21 JANUARY 2017
written by Mike
7 TIPS FOR
A PRODUCTION ASSISTANT
Studio runner, production assistant, a gofer.
A fancy name for getting people coffee?
Perhaps. But it can be so much more.
I’m going to switch between assistant and runner to accommodate for both sides of the Atlantic.
I’m also going to focus on post-production runner position, but still, the principles will apply to any junior position.
Most of the top professionals started as assistants.
It is a sort of rite of passage. You have to pay your dues and prove yourself before moving up.
Of course, it doesn’t have to be that way too.
I was never a runner, and I know a lot of people who haven’t done it too.
But I worked in bars and restaurants, so I understand the principles of serving clients (customers).
And getting them coffee.
Why being a good studio runner matters?
Well, there are quite a few reasons for that.
One, it can lead to other, better things.
You can find yourself in the environment that will give you a chance for something else.
New departments start and grow out of ideas. Ideas from people who were assistants around the studio and who saw the opportunity.
Meeting new people is another thing.
Being a runner forces you to interact with tens of people every month.
Actors, directors, producers.
You can study their behaviors, their habits, their workflow.
You will gain “people skills” that will help you advance.
If you are a shy and introverted person, this will help you to learn how to adapt to social situations and how to behave in different circumstances.
When I asked runners “So, what do you want to do in the future?”
the answer usually was something like “Uhm, I want to work with films and media.”
Ok, that’s great. But where is your focus?
Being a runner helps to answer that question.
You are going to be all over the place.
You will see how mixing works, what is a sound design, what is editing. It will give you an understanding, and I can guarantee you, it will help you to find focus.
And even if you learn that you don’t like working in sound, that already is a success. You will be one of a few people who know what they don’t want to do.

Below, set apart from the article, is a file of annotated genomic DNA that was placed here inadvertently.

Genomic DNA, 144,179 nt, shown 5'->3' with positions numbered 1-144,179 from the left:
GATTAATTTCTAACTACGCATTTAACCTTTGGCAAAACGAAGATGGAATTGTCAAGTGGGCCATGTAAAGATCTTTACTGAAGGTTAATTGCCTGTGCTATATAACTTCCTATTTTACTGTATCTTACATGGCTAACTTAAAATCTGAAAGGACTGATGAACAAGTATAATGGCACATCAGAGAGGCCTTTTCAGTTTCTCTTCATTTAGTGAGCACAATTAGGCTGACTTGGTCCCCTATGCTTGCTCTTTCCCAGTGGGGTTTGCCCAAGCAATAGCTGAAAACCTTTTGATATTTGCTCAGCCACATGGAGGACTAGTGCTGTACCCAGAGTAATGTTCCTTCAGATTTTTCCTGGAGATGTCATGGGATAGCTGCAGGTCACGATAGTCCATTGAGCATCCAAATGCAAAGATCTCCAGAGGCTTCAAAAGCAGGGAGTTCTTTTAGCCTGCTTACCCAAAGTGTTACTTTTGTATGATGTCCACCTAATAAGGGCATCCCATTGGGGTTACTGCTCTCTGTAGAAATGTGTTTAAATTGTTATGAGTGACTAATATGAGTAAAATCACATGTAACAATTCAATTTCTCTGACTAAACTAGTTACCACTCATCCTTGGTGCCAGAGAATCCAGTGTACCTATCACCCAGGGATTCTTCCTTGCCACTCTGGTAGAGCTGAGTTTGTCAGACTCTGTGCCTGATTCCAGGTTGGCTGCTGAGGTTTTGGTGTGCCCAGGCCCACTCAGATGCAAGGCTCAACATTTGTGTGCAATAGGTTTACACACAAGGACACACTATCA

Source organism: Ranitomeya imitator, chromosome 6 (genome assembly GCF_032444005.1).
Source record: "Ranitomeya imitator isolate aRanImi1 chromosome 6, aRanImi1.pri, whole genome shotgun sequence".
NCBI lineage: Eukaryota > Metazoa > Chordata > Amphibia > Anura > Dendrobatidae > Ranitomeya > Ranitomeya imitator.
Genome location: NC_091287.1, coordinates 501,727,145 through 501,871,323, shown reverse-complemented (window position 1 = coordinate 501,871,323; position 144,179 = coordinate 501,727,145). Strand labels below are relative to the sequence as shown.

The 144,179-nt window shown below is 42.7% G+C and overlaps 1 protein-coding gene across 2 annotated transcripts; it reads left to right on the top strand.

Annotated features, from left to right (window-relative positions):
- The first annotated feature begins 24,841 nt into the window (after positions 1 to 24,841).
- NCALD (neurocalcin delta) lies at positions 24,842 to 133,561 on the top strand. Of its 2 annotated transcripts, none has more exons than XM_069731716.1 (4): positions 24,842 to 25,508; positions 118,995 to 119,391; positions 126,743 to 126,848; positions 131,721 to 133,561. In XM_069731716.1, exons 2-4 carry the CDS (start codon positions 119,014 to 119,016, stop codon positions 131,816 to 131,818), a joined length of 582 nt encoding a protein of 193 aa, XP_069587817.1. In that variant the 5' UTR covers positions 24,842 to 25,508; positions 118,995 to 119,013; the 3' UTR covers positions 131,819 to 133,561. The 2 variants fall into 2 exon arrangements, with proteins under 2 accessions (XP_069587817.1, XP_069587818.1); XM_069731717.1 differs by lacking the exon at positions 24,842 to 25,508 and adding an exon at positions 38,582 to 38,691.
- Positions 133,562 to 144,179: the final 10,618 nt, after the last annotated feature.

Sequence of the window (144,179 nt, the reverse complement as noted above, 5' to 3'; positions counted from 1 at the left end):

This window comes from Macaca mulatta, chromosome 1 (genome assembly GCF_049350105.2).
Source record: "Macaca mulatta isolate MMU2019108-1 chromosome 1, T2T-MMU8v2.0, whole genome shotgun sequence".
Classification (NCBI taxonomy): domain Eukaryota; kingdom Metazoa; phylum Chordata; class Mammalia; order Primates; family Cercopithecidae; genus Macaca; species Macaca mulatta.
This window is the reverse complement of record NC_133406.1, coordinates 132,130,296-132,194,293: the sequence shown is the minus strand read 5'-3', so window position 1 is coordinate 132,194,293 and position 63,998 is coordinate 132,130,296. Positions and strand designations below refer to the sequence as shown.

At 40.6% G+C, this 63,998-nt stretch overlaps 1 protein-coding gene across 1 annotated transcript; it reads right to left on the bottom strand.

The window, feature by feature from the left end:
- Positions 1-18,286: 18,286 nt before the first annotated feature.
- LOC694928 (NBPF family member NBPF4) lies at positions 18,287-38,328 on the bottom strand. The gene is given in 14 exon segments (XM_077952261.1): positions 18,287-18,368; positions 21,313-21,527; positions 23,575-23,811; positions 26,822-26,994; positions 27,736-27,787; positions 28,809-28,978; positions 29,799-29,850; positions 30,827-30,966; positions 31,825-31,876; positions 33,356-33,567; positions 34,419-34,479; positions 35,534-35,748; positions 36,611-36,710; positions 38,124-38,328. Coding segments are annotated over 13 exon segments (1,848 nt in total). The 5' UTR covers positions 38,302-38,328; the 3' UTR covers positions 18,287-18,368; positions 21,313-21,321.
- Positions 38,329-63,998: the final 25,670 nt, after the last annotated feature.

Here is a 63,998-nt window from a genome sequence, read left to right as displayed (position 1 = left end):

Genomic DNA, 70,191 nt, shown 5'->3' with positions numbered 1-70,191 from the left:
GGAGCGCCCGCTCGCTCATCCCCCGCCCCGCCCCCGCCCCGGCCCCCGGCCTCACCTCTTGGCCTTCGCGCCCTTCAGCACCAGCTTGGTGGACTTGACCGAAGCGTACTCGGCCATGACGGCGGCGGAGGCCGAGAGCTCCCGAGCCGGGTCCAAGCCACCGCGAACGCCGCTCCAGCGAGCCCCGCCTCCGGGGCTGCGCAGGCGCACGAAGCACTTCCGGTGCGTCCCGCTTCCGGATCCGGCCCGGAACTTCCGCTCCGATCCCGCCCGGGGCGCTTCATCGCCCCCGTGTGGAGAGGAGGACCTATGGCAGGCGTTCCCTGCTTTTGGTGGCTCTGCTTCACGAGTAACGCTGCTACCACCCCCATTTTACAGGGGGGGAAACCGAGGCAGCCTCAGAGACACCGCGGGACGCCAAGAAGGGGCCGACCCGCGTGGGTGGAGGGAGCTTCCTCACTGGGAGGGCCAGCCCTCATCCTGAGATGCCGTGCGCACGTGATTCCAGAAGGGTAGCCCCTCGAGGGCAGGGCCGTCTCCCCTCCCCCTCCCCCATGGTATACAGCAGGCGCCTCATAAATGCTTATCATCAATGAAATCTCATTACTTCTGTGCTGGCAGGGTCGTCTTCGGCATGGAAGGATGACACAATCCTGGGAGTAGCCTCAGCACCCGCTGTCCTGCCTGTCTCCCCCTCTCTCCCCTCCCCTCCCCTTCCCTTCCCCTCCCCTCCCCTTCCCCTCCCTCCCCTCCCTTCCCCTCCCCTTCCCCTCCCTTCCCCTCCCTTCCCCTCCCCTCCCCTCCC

And that’s important too.
I want to share with you a few tips, advice how to get the most out of this junior position.
Yes, I know you’ve just cleaned the kitchen, and all the clients are happy.
But sitting on a coach, playing on your phone while everyone else is working is not cool. There is always something to do.
Ask people if they need something.
Help out in the office. Check if everyone is alright.
In busy post-production house, there is always something to clean or something to move. Show that you are willing to do a bit extra, people notice this kind of thing.
I can’t tell you how many times I saw runners chilling on the sofa when the dishwater was full.
Do you think I was the only one to notice that?
And yes there are quiet days too, I know that. But ask if you can sit with someone.
If a mixer is busy, the editor will do. Apart from just the sound stuff, there is a lot to learn in other areas.
Scheduling, data management, archives.
Learn about these things, make notes. Your days will go by faster, and people will perceive you as an interested person.
Running for other people is not very glamorous.
Try to stay positive; it is your first step to greater things. Your attitude will determine how clients and other people will treat you. I know it sounds cheesy, but a smile goes a long way.
Remember last time you were in a restaurant and your waiter was moody?
I’m sure you and your friends talked about it afterward.
See, it is the same with runners. Clients are often stressed out, mixers and production team have a lot on their minds.
Ask yourself, how can you make their life a little bit easier?
If that was you on a mixing stage, what would you expect from your assistant?
Of course, read the room first. If there is an apparent tension, be swift.
Serve the food and drinks and leave. Other times you can have a chat and a laugh.
“Yes.” “No problem.” “Sure!” should be your go-to phrases.
Some studies show that if you force a smile, you will trick your brain into happiness.
And there will be days when you don’t feel positive or happy.
Advice for that?
Fake it; it does work.
During lunch breaks eat your food with other people.
Don’t sit in the canteen by yourself.